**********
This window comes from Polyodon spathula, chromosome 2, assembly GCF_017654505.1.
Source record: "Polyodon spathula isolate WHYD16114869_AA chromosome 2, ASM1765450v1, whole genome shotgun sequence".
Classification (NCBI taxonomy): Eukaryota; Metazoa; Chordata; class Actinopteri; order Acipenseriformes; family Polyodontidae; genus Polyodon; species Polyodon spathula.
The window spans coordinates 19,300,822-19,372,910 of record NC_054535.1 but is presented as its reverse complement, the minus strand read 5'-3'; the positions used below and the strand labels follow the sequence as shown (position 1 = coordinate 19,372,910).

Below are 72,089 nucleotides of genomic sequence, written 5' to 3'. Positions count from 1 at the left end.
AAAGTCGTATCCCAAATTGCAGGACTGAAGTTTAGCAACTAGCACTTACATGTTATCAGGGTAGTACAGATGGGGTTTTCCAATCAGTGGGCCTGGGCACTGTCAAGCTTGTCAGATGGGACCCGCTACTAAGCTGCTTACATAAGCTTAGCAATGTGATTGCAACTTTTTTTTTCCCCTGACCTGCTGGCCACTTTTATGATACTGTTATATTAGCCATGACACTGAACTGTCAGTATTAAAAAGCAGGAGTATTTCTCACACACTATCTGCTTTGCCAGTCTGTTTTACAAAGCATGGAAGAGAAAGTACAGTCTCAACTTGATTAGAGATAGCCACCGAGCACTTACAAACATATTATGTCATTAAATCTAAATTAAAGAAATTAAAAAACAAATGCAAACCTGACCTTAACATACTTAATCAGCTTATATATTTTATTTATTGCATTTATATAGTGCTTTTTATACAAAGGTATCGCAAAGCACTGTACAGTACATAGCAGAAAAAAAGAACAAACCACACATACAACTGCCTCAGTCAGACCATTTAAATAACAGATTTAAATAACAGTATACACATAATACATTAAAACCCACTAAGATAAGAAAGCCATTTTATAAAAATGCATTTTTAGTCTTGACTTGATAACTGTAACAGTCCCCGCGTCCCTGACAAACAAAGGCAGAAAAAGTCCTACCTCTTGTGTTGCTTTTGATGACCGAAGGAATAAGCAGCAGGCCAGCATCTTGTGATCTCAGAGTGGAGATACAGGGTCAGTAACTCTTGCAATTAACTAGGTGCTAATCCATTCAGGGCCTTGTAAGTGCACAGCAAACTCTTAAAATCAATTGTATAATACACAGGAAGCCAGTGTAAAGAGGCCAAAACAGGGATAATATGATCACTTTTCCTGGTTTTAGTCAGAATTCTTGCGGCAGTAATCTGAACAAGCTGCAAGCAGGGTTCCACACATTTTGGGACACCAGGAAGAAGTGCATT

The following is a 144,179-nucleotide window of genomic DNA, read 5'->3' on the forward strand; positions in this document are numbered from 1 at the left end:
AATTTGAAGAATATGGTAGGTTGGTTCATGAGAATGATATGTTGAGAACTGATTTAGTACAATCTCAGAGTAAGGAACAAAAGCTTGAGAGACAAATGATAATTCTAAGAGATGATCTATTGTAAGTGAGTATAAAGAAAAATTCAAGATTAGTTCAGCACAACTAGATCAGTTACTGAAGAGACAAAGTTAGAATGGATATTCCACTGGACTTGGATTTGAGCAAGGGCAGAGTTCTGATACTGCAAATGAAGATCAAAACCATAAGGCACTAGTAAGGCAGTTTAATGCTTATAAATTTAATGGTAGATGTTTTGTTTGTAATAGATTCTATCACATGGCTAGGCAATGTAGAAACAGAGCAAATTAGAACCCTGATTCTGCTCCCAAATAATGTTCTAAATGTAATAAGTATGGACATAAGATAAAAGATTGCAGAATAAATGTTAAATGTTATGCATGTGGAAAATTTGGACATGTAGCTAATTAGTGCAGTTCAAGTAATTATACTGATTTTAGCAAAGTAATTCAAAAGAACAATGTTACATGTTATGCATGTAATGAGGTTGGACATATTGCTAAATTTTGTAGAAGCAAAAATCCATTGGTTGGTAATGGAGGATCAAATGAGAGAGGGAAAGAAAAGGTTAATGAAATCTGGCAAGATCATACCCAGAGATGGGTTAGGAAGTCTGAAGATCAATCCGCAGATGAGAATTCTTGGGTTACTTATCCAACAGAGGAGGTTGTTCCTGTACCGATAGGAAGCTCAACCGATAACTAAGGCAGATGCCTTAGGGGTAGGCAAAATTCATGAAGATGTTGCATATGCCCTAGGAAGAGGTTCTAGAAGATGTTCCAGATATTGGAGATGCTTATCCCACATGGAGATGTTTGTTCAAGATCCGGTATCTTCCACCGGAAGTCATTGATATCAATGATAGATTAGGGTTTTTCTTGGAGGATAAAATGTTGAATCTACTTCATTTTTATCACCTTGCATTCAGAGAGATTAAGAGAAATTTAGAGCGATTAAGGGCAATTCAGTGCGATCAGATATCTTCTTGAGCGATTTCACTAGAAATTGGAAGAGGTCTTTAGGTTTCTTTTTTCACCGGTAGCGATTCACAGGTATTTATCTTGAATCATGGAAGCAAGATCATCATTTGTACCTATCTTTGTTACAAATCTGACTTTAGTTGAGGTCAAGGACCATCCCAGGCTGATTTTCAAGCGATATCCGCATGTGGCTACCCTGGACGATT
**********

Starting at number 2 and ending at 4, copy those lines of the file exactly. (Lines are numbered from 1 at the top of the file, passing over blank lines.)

Source record: "Polyodon spathula isolate WHYD16114869_AA chromosome 2, ASM1765450v1, whole genome shotgun sequence".
Classification (NCBI taxonomy): Eukaryota; Metazoa; Chordata; class Actinopteri; order Acipenseriformes; family Polyodontidae; genus Polyodon; species Polyodon spathula.
The window spans coordinates 19,300,822-19,372,910 of record NC_054535.1 but is presented as its reverse complement, the minus strand read 5'-3'; the positions used below and the strand labels follow the sequence as shown (position 1 = coordinate 19,372,910).